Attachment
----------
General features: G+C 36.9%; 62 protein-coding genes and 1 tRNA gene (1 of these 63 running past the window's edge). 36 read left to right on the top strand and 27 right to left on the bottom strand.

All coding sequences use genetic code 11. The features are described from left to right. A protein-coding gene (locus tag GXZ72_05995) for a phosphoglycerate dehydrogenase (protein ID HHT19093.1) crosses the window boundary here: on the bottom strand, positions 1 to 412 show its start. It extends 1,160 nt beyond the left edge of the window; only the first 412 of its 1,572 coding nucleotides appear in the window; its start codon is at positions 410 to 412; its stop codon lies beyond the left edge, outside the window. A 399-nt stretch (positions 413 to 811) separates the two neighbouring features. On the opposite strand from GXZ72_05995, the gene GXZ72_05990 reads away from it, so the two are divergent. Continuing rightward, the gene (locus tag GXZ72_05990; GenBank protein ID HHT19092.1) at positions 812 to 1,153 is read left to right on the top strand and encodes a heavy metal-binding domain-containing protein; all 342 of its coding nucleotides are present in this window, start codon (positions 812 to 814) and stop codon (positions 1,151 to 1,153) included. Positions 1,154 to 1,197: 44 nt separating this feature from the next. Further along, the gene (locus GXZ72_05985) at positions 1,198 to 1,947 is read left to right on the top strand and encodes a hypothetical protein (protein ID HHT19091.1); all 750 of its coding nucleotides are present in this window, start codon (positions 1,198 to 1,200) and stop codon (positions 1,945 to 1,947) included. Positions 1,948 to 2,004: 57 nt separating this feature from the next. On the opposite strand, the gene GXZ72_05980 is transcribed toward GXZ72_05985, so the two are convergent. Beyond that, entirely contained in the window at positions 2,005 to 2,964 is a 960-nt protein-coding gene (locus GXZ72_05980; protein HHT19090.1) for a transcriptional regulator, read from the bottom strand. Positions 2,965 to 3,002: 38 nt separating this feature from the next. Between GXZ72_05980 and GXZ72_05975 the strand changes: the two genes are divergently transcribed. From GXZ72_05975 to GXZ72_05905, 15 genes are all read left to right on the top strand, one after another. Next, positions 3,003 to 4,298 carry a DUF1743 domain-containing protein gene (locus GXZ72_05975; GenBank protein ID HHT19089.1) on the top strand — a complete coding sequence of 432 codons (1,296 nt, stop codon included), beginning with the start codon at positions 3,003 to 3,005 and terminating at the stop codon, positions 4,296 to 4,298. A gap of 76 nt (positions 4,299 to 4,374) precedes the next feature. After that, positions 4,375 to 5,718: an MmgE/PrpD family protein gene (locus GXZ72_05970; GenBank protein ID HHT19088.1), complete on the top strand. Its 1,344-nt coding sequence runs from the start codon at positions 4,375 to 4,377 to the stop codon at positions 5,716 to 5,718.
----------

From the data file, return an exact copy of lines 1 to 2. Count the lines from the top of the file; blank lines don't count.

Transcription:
General features: G+C 36.9%; 62 protein-coding genes and 1 tRNA gene (1 of these 63 running past the window's edge). 36 read left to right on the top strand and 27 right to left on the bottom strand.

All coding sequences use genetic code 11. The features are described from left to right. A protein-coding gene (locus tag GXZ72_05995) for a phosphoglycerate dehydrogenase (protein ID HHT19093.1) crosses the window boundary here: on the bottom strand, positions 1 to 412 show its start. It extends 1,160 nt beyond the left edge of the window; only the first 412 of its 1,572 coding nucleotides appear in the window; its start codon is at positions 410 to 412; its stop codon lies beyond the left edge, outside the window. A 399-nt stretch (positions 413 to 811) separates the two neighbouring features. On the opposite strand from GXZ72_05995, the gene GXZ72_05990 reads away from it, so the two are divergent. Continuing rightward, the gene (locus tag GXZ72_05990; GenBank protein ID HHT19092.1) at positions 812 to 1,153 is read left to right on the top strand and encodes a heavy metal-binding domain-containing protein; all 342 of its coding nucleotides are present in this window, start codon (positions 812 to 814) and stop codon (positions 1,151 to 1,153) included. Positions 1,154 to 1,197: 44 nt separating this feature from the next. Further along, the gene (locus GXZ72_05985) at positions 1,198 to 1,947 is read left to right on the top strand and encodes a hypothetical protein (protein ID HHT19091.1); all 750 of its coding nucleotides are present in this window, start codon (positions 1,198 to 1,200) and stop codon (positions 1,945 to 1,947) included. Positions 1,948 to 2,004: 57 nt separating this feature from the next. On the opposite strand, the gene GXZ72_05980 is transcribed toward GXZ72_05985, so the two are convergent. Beyond that, entirely contained in the window at positions 2,005 to 2,964 is a 960-nt protein-coding gene (locus GXZ72_05980; protein HHT19090.1) for a transcriptional regulator, read from the bottom strand. Positions 2,965 to 3,002: 38 nt separating this feature from the next. Between GXZ72_05980 and GXZ72_05975 the strand changes: the two genes are divergently transcribed. From GXZ72_05975 to GXZ72_05905, 15 genes are all read left to right on the top strand, one after another. Next, positions 3,003 to 4,298 carry a DUF1743 domain-containing protein gene (locus GXZ72_05975; GenBank protein ID HHT19089.1) on the top strand — a complete coding sequence of 432 codons (1,296 nt, stop codon included), beginning with the start codon at positions 3,003 to 3,005 and terminating at the stop codon, positions 4,296 to 4,298. A gap of 76 nt (positions 4,299 to 4,374) precedes the next feature. After that, positions 4,375 to 5,718: an MmgE/PrpD family protein gene (locus GXZ72_05970; GenBank protein ID HHT19088.1), complete on the top strand. Its 1,344-nt coding sequence runs from the start codon at positions 4,375 to 4,377 to the stop codon at positions 5,716 to 5,718.